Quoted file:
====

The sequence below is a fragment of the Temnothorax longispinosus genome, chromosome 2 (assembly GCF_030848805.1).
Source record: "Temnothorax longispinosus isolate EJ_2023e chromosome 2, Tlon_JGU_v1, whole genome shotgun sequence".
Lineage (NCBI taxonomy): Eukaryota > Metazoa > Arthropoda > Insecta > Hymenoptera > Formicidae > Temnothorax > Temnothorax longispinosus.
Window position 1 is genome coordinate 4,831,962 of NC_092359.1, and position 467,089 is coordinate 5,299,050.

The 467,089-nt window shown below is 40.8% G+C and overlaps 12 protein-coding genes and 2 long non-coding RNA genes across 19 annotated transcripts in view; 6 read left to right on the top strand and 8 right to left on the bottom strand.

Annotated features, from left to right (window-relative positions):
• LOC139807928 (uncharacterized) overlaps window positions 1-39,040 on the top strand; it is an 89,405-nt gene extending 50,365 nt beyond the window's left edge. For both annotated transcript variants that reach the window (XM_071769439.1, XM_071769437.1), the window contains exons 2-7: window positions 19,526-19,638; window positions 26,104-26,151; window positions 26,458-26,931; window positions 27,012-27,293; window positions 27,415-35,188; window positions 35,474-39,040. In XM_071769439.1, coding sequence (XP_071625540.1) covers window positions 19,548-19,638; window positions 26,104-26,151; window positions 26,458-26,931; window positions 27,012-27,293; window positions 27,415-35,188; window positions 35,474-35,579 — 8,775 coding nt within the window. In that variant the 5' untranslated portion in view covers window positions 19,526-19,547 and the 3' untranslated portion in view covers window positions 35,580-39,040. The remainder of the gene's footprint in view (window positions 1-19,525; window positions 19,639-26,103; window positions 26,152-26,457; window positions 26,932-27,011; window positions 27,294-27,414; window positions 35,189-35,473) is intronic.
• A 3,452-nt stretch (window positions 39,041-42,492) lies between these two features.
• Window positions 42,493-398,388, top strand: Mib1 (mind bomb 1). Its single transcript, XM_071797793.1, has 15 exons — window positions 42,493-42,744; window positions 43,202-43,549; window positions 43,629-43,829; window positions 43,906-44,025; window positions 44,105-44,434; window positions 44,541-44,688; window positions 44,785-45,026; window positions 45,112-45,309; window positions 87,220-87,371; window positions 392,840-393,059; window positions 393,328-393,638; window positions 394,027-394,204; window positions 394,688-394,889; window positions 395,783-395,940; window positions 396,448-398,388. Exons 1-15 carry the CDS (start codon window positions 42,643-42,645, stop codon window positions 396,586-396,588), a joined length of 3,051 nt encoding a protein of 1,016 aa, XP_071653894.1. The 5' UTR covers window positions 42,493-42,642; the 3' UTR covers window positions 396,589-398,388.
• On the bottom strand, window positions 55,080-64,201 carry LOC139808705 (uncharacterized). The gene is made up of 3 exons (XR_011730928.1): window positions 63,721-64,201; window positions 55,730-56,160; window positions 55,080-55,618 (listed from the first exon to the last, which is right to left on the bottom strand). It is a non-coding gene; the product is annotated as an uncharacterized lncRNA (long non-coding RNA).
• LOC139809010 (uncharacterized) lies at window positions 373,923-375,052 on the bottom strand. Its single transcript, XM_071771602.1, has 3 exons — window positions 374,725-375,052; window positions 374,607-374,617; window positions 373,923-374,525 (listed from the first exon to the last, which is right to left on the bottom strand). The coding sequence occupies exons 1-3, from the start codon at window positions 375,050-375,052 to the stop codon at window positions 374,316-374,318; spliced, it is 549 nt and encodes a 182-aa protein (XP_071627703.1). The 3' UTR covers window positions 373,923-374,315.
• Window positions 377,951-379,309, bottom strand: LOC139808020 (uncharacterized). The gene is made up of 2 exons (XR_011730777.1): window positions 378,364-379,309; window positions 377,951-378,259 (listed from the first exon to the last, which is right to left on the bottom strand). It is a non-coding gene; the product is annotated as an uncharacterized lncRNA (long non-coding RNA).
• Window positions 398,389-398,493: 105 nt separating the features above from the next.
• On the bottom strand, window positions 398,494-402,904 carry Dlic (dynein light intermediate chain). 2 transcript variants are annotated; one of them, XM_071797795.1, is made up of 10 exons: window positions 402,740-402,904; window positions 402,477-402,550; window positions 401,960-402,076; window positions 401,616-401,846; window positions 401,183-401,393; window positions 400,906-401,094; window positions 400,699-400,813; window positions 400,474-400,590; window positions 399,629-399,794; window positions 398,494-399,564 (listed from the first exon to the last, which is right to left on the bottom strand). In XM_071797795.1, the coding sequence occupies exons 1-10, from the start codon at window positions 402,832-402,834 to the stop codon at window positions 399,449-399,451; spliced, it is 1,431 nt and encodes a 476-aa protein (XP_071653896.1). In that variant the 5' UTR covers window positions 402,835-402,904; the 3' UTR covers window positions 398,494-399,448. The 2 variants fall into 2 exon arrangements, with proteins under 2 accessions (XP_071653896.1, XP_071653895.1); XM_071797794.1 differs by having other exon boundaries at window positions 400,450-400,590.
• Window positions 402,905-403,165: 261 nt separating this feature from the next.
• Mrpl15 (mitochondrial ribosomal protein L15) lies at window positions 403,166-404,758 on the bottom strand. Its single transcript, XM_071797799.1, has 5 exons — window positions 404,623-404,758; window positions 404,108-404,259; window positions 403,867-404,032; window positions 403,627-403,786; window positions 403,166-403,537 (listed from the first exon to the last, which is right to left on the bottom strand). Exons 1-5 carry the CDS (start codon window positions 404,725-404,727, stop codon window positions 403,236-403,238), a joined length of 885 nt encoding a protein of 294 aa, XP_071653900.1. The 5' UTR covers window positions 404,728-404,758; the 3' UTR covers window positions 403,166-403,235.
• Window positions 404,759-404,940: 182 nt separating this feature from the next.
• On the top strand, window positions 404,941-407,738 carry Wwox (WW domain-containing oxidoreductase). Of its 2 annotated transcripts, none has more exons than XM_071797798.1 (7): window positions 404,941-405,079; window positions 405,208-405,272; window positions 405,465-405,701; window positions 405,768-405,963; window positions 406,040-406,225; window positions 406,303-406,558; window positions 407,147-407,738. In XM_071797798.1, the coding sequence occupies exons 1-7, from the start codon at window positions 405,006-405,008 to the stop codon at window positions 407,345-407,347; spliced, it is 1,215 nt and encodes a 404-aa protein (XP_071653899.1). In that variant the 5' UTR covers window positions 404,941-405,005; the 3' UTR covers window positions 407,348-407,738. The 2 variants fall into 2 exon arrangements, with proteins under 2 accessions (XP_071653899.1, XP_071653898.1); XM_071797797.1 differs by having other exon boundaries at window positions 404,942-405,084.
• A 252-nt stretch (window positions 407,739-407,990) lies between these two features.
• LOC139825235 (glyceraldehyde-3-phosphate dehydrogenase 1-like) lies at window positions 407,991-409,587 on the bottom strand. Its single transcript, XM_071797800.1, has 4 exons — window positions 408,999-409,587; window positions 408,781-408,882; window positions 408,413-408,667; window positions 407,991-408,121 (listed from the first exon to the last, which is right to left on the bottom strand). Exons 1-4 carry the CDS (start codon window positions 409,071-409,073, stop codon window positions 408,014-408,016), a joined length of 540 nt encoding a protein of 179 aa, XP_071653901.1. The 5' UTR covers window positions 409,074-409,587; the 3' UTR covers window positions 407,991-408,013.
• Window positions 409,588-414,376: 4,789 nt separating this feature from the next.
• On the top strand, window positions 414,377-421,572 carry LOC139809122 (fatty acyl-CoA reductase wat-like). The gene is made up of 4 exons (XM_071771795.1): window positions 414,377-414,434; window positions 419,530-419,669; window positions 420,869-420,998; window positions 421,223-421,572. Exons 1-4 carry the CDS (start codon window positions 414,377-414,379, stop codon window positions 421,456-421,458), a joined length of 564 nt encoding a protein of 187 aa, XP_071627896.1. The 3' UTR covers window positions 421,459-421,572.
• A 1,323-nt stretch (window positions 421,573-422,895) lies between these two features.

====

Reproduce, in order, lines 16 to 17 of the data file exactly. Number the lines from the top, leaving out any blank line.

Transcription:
• Mrpl15 (mitochondrial ribosomal protein L15) lies at window positions 403,166-404,758 on the bottom strand. Its single transcript, XM_071797799.1, has 5 exons — window positions 404,623-404,758; window positions 404,108-404,259; window positions 403,867-404,032; window positions 403,627-403,786; window positions 403,166-403,537 (listed from the first exon to the last, which is right to left on the bottom strand). Exons 1-5 carry the CDS (start codon window positions 404,725-404,727, stop codon window positions 403,236-403,238), a joined length of 885 nt encoding a protein of 294 aa, XP_071653900.1. The 5' UTR covers window positions 404,728-404,758; the 3' UTR covers window positions 403,166-403,235.
• Window positions 404,759-404,940: 182 nt separating this feature from the next.